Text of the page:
Thursday, January 15, 2015

Just the Franc Please

I believe this piece is the first article I have ever read that mentions the national currency of Switzerland without calling it a "Swiss Franc." Instead, it is just called the "franc."

It's about time. I have been waiting for this to happen for a while. People used to call Switzerland's currency the "Swiss Franc" to distinguish it from the French Franc, which usually was just called the "franc" unless some other franc (like the Swiss or Belgian Franc) was also mentioned. It has been 15 years since the French and Belgian francs started being phased out in favor of the Euro. Both versions of the CFA franc still exist, but everyone just calls that currency the "CFA" (pronounced "see-fa"). No one calls it a "franc" in casual conversation, at least that's what I noticed when I visited Mali in 2001. As far as I know, there is no other franc in circulation today that is called the "franc" in common parlance that is not the Swiss Franc.

How long must the Swiss Franc stand alone before everyone can start just calling it the "franc"?That is what I have been asking for years. And today I saw that it was finally happening. (And the hash tag is #francogeddon! Almost no one is using #SwissFrancogeddon)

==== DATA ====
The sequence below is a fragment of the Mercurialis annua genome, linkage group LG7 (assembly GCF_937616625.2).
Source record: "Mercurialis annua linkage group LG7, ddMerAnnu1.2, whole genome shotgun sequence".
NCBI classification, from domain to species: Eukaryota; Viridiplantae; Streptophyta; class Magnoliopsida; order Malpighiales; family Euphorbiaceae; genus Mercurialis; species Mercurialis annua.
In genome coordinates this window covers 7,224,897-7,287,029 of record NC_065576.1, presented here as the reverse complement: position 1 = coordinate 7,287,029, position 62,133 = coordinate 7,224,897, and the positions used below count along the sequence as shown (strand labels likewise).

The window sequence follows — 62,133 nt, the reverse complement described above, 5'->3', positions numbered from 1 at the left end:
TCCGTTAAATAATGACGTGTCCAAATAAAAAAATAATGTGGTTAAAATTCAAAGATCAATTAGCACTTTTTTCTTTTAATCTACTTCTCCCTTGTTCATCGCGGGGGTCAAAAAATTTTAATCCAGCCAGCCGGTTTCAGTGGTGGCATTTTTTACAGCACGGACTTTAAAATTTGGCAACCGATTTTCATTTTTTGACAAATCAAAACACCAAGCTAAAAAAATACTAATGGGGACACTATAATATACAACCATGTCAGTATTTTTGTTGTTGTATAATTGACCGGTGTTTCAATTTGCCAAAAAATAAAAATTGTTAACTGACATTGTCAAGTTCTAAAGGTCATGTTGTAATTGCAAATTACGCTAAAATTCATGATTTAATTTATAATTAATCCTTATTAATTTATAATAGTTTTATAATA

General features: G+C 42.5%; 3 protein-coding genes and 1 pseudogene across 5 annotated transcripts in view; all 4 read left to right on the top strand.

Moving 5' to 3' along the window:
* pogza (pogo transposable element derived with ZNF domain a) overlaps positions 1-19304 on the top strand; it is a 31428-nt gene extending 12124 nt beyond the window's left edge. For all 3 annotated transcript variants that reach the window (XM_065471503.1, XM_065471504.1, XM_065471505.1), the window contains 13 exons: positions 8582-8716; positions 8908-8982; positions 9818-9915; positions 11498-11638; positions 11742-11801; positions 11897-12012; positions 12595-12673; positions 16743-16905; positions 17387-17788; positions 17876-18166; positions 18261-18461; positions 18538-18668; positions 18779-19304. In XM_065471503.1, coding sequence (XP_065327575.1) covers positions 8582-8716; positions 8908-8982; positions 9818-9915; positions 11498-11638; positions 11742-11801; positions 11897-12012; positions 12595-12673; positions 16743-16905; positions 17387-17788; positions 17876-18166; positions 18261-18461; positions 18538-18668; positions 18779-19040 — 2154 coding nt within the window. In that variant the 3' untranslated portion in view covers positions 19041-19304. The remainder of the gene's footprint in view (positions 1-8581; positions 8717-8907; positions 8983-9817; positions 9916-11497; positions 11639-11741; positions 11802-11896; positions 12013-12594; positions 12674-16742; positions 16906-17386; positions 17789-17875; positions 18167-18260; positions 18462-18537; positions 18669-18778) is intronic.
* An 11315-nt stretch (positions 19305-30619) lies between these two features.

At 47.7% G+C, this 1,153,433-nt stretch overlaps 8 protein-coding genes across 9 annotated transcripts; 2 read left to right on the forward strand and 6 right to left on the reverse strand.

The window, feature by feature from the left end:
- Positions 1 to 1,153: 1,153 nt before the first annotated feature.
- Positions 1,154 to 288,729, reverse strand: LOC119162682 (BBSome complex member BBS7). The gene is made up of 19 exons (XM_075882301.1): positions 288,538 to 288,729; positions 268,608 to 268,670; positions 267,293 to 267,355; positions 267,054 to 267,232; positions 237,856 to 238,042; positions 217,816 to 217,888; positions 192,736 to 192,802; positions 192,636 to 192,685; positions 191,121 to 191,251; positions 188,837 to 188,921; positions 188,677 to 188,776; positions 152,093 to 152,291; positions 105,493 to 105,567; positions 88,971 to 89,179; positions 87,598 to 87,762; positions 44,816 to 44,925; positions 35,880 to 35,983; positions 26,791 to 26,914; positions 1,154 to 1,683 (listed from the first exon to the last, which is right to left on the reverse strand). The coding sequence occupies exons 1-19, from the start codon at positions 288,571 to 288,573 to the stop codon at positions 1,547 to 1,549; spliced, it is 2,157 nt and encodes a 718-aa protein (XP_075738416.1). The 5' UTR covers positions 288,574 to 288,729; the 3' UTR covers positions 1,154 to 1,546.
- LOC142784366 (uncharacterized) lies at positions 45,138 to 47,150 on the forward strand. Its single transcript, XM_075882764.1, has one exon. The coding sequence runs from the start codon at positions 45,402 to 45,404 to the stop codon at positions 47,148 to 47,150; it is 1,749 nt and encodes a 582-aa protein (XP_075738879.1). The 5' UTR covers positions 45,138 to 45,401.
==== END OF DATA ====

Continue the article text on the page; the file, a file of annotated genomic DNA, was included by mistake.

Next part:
I think the Turkish Lira is the only currency that is called a "Lira" in English that is still in use today. The Italian, Maltese, Sammarinese (that's apparently the demonym for San Marino--I just looked it up), and Vatican Liras were all replaced by the Euro and the Israeli Lira was replaced by the Shekel. But the Lira situation is a little more complicated than the Franc because the Syrian Pound and Lebanese Pound are called "Lira" in Arabic (الليرة). There is no "P" in Arabic, so the locals in Syria and Lebanon can't call their money the "pound." I have never understood why a country would give its own currency a different name for foreigners-only that is difficult to pronounce for their own people.